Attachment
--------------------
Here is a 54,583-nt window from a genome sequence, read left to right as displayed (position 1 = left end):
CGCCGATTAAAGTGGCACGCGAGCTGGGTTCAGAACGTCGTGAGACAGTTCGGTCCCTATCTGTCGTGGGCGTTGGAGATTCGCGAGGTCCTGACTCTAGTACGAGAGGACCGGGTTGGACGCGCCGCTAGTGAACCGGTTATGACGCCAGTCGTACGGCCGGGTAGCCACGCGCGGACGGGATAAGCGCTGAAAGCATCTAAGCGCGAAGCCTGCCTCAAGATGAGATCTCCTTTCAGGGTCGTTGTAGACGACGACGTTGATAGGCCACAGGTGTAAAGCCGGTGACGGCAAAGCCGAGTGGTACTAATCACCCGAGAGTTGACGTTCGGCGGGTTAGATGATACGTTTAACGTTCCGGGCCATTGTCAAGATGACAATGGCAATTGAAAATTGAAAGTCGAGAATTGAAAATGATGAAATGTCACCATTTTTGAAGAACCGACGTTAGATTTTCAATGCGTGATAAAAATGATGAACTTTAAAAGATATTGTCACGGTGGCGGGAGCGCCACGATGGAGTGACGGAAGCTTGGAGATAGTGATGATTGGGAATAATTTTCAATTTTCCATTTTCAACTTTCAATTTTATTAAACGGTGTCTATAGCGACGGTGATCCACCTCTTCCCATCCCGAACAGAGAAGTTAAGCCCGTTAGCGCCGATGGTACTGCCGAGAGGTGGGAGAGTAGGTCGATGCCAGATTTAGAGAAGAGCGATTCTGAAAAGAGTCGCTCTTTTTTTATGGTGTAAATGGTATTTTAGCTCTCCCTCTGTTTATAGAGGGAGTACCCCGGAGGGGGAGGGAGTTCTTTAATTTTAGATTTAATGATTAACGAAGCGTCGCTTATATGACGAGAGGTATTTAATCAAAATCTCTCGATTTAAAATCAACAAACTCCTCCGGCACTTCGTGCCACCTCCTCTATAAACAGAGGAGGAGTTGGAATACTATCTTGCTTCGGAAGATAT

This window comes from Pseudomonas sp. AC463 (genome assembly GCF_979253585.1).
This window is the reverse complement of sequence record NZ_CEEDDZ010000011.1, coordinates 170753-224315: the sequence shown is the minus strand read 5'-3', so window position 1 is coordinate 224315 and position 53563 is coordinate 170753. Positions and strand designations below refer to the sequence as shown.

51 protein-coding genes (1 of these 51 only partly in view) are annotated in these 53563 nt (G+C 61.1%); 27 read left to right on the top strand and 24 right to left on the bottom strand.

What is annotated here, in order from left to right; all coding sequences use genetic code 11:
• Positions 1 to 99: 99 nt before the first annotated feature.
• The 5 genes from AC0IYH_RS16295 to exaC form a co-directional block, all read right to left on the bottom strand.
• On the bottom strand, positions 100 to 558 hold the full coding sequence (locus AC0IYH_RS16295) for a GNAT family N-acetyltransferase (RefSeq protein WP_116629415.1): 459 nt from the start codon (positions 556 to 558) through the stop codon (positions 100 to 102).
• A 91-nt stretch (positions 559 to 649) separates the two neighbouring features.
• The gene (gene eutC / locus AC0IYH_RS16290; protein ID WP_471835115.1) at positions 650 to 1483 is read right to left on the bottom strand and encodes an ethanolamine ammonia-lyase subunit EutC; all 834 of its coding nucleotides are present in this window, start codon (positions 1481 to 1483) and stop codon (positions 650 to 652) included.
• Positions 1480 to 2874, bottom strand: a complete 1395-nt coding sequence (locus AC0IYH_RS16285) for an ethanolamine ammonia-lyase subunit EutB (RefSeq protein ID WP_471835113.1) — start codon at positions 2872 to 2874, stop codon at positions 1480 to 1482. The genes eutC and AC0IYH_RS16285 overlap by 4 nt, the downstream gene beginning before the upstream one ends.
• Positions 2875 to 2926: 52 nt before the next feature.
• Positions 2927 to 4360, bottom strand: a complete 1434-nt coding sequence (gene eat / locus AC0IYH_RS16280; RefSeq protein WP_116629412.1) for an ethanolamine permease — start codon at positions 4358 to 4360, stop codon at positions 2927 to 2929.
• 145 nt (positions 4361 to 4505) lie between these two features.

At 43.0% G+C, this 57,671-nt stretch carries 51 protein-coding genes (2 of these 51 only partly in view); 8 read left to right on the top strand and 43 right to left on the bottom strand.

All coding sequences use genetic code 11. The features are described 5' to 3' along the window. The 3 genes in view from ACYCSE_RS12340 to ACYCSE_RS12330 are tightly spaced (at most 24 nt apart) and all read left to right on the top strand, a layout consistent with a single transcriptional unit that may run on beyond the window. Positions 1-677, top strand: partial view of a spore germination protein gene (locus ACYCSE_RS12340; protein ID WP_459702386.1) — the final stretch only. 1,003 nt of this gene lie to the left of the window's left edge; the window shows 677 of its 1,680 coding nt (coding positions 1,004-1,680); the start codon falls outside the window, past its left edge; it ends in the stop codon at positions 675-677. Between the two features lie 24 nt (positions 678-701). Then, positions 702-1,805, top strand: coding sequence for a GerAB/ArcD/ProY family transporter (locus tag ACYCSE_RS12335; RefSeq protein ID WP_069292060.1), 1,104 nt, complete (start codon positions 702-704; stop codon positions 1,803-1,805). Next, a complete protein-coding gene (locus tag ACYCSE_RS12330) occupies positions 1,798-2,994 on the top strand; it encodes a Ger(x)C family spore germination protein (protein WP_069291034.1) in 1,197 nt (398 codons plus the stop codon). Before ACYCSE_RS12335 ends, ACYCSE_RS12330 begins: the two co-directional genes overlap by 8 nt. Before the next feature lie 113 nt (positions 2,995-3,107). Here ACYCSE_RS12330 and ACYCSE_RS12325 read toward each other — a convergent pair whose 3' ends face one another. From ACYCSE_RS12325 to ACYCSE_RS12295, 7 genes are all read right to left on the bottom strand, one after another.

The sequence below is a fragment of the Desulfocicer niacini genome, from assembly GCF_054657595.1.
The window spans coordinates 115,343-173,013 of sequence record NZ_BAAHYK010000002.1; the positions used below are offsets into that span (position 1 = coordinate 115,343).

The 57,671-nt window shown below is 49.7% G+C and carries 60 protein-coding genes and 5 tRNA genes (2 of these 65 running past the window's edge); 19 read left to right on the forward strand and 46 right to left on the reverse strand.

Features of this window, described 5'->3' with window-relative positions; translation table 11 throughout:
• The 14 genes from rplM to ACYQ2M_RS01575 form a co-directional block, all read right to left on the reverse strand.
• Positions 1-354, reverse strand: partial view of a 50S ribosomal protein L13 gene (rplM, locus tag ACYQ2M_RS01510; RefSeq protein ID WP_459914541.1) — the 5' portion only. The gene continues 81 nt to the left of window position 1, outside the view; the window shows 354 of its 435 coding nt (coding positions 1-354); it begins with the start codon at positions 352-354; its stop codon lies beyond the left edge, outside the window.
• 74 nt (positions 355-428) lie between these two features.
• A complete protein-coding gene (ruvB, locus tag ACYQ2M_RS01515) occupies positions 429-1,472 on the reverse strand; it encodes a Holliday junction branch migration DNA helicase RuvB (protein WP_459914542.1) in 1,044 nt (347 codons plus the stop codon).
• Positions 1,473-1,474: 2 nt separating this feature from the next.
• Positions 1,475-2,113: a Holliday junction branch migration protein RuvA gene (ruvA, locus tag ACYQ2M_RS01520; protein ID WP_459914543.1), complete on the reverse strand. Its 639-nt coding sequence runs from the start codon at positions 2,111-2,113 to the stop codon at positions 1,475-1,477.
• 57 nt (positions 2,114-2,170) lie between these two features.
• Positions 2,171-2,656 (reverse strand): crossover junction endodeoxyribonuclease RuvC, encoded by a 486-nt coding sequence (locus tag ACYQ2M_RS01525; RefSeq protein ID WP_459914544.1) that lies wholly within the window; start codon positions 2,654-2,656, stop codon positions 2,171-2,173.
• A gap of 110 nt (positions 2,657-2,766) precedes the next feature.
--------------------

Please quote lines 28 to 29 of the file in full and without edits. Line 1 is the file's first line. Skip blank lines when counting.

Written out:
• 57 nt (positions 2,114-2,170) lie between these two features.
• Positions 2,171-2,656 (reverse strand): crossover junction endodeoxyribonuclease RuvC, encoded by a 486-nt coding sequence (locus tag ACYQ2M_RS01525; RefSeq protein ID WP_459914544.1) that lies wholly within the window; start codon positions 2,654-2,656, stop codon positions 2,171-2,173.